Today marks a year since the UK public voted to leave the European Union – 23 June 2016.
After a year of resignations, a snap election, and lots of confusing headlines – is the will of the 52 percent going to stand up?
Timeline for article 50
Is Brexit even going to happen?
Due to the referendum result being so close — 52 percent said yes compared to 48 percent who said no — the country has been fairly divided on how it stands about Brexit.
In particular, the Liberal Democrats pledged to stand up for the Remainers in its election manifesto, saying that it would request a second referendum if it won the election.
The party subsequently didn’t win the election (it gained four seats, but got a lower share of the vote than in 2015) but the divisions over Brexit remain.
As well, after Theresa May’s Conservative party failed to return a majority to parliament on 8 June, it was thought that the prime minister’s mandate to carry out a strong and stable Brexit might be over.
Ex-Conservative deputy prime minister and current peer in the House of Lords, Michael Heseltine said on BBC’s Newsnight programme that he doesn’t think the idea for a so-called hard Brexit is credible after the general election.
I think the idea of a ‘Hard’ Brexit is not credible, I don’t think there’s a majority for it in parliament, we have a split cabinet, we have a split country.
On the subject of whether the UK will leave the EU, he said he wasn’t sure.
“I’m not sure. I think that is very much open to question now,” said Heseltine.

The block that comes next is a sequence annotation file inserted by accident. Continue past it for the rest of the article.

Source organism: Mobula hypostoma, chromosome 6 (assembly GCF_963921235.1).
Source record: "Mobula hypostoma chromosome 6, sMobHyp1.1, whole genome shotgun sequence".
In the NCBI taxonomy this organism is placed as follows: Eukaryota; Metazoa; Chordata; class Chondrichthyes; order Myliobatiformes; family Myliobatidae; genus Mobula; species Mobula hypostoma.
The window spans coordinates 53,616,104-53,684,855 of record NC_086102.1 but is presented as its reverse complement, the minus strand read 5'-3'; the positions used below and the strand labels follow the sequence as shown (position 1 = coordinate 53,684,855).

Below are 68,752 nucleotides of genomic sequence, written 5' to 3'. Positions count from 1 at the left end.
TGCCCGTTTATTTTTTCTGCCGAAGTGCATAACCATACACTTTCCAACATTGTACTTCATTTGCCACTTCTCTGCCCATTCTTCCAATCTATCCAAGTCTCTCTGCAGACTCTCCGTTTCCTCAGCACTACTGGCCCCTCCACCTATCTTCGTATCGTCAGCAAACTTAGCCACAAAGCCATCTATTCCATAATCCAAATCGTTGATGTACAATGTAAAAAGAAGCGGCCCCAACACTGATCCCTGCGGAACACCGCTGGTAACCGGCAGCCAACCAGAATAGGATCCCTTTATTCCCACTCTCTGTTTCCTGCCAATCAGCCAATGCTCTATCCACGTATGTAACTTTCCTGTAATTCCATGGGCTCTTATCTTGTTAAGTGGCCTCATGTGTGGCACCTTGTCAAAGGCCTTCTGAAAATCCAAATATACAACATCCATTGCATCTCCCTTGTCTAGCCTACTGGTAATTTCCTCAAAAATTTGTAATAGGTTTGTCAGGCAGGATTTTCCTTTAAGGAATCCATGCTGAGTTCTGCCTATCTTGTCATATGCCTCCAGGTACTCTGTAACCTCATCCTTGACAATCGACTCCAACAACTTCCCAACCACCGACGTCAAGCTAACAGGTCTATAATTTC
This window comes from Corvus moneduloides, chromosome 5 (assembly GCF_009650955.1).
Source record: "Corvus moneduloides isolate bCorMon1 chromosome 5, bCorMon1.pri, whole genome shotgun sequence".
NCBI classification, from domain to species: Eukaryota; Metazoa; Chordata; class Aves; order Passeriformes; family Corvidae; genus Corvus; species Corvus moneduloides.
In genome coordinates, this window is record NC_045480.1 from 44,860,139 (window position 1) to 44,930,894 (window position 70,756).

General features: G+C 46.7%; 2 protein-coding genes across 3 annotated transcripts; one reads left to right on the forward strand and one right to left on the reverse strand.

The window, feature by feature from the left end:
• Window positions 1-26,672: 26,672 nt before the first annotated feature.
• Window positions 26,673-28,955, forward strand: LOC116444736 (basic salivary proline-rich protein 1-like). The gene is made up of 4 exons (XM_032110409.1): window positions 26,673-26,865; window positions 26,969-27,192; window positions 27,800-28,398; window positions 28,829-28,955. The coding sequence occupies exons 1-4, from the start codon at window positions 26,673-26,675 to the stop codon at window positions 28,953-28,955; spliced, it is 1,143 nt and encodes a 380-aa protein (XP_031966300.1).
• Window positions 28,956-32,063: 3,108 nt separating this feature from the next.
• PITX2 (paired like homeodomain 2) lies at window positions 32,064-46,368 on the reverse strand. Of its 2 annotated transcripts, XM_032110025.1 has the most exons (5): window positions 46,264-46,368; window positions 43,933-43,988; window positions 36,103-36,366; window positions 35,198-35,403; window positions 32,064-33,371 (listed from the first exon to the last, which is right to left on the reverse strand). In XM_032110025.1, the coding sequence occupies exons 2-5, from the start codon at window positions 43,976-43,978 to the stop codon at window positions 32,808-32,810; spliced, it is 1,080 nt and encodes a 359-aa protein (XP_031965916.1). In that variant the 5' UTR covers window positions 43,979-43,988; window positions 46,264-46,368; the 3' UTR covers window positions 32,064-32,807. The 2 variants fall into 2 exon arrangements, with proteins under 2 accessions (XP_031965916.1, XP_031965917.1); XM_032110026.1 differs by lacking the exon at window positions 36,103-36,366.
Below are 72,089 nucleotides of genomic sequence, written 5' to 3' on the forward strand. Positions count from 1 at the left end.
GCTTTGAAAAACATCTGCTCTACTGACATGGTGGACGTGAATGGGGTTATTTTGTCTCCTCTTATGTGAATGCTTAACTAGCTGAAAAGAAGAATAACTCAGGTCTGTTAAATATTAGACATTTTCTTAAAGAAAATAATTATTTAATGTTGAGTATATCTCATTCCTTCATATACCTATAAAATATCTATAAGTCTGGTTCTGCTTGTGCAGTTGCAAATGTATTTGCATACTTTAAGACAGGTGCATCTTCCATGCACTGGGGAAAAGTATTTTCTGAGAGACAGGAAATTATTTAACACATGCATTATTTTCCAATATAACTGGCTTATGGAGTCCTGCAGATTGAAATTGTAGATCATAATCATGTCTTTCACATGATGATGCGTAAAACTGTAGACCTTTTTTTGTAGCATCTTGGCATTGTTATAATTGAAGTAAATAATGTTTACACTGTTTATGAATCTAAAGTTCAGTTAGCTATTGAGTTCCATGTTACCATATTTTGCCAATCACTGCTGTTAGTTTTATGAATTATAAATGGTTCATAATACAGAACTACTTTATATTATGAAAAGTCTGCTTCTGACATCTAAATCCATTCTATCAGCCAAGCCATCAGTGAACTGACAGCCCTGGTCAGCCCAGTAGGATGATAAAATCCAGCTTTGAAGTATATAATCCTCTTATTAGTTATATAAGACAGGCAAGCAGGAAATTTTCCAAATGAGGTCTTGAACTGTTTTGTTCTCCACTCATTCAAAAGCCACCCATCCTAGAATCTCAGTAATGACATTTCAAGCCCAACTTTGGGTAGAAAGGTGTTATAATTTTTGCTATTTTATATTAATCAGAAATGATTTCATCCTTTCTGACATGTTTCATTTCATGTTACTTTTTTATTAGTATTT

Will Theresa May lead the UK to Brexit?
The snap election on 8 June was largely seen as a vote of confidence for May, and because of the bad result for the Conservatives, many were asking if the prime minister would step down on 9 June.
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Whilst she is yet to leave 10 Downing Street at the moment, it is not yet clear if May will stay leading the now-minority Conservative government over the next five years.
Heseltine said that a leadership election could be on the cards soon:
The friends of each of the potential participants are canvassing the House of Commons, looking for support. That’s how it happens and you can’t stop it.
May is currently in Brussels for an EU summit, however, the other 27 heads of state aren’t going to be very welcoming. Reuters reported that she has had “her wings clipped” as other EU leaders, such as Germany’s Angela Merkel have said they want to discuss the future of the 27 without Britain, rather than the process of Brexit.
The Belgium prime minister, Charles Michel, spoke to reporters at the start of the summit saying:
Theresa May is in a very difficult situation in terms of leadership so we will have to see what position Great Britian will defend. We can speculate, but it is a waste of time.